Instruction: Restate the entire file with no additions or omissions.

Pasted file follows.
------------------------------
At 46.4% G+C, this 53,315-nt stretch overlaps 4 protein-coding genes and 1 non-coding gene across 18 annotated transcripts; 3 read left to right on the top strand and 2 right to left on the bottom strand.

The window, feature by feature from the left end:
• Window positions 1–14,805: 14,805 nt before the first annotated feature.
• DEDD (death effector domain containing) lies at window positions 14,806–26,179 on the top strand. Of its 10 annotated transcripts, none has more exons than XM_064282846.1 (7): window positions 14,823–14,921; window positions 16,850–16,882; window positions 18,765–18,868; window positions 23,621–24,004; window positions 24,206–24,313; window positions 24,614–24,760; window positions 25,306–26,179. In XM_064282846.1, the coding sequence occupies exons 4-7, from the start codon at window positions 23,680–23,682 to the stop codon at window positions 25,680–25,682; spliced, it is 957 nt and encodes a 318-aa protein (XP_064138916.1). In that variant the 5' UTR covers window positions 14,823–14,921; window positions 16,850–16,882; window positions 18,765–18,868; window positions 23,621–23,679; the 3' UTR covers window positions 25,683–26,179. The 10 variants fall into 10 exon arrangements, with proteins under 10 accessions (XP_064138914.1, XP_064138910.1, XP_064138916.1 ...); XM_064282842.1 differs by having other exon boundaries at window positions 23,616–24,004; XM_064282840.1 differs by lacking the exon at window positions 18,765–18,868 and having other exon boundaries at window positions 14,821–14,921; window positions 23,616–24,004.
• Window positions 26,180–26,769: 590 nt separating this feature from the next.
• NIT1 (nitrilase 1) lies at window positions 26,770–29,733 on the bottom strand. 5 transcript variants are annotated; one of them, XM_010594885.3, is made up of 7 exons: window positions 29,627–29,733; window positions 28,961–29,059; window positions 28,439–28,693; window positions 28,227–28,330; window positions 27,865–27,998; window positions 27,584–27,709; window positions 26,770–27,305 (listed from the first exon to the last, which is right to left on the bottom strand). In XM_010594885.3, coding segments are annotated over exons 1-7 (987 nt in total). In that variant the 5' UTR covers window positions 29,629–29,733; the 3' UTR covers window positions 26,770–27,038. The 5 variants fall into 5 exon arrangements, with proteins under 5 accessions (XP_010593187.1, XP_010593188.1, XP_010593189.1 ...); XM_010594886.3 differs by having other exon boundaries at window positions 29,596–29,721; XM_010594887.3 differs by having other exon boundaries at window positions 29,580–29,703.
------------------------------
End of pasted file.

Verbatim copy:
At 46.4% G+C, this 53,315-nt stretch overlaps 4 protein-coding genes and 1 non-coding gene across 18 annotated transcripts; 3 read left to right on the top strand and 2 right to left on the bottom strand.

The window, feature by feature from the left end:
• Window positions 1–14,805: 14,805 nt before the first annotated feature.
• DEDD (death effector domain containing) lies at window positions 14,806–26,179 on the top strand. Of its 10 annotated transcripts, none has more exons than XM_064282846.1 (7): window positions 14,823–14,921; window positions 16,850–16,882; window positions 18,765–18,868; window positions 23,621–24,004; window positions 24,206–24,313; window positions 24,614–24,760; window positions 25,306–26,179. In XM_064282846.1, the coding sequence occupies exons 4-7, from the start codon at window positions 23,680–23,682 to the stop codon at window positions 25,680–25,682; spliced, it is 957 nt and encodes a 318-aa protein (XP_064138916.1). In that variant the 5' UTR covers window positions 14,823–14,921; window positions 16,850–16,882; window positions 18,765–18,868; window positions 23,621–23,679; the 3' UTR covers window positions 25,683–26,179. The 10 variants fall into 10 exon arrangements, with proteins under 10 accessions (XP_064138914.1, XP_064138910.1, XP_064138916.1 ...); XM_064282842.1 differs by having other exon boundaries at window positions 23,616–24,004; XM_064282840.1 differs by lacking the exon at window positions 18,765–18,868 and having other exon boundaries at window positions 14,821–14,921; window positions 23,616–24,004.
• Window positions 26,180–26,769: 590 nt separating this feature from the next.
• NIT1 (nitrilase 1) lies at window positions 26,770–29,733 on the bottom strand. 5 transcript variants are annotated; one of them, XM_010594885.3, is made up of 7 exons: window positions 29,627–29,733; window positions 28,961–29,059; window positions 28,439–28,693; window positions 28,227–28,330; window positions 27,865–27,998; window positions 27,584–27,709; window positions 26,770–27,305 (listed from the first exon to the last, which is right to left on the bottom strand). In XM_010594885.3, coding segments are annotated over exons 1-7 (987 nt in total). In that variant the 5' UTR covers window positions 29,629–29,733; the 3' UTR covers window positions 26,770–27,038. The 5 variants fall into 5 exon arrangements, with proteins under 5 accessions (XP_010593187.1, XP_010593188.1, XP_010593189.1 ...); XM_010594886.3 differs by having other exon boundaries at window positions 29,596–29,721; XM_010594887.3 differs by having other exon boundaries at window positions 29,580–29,703.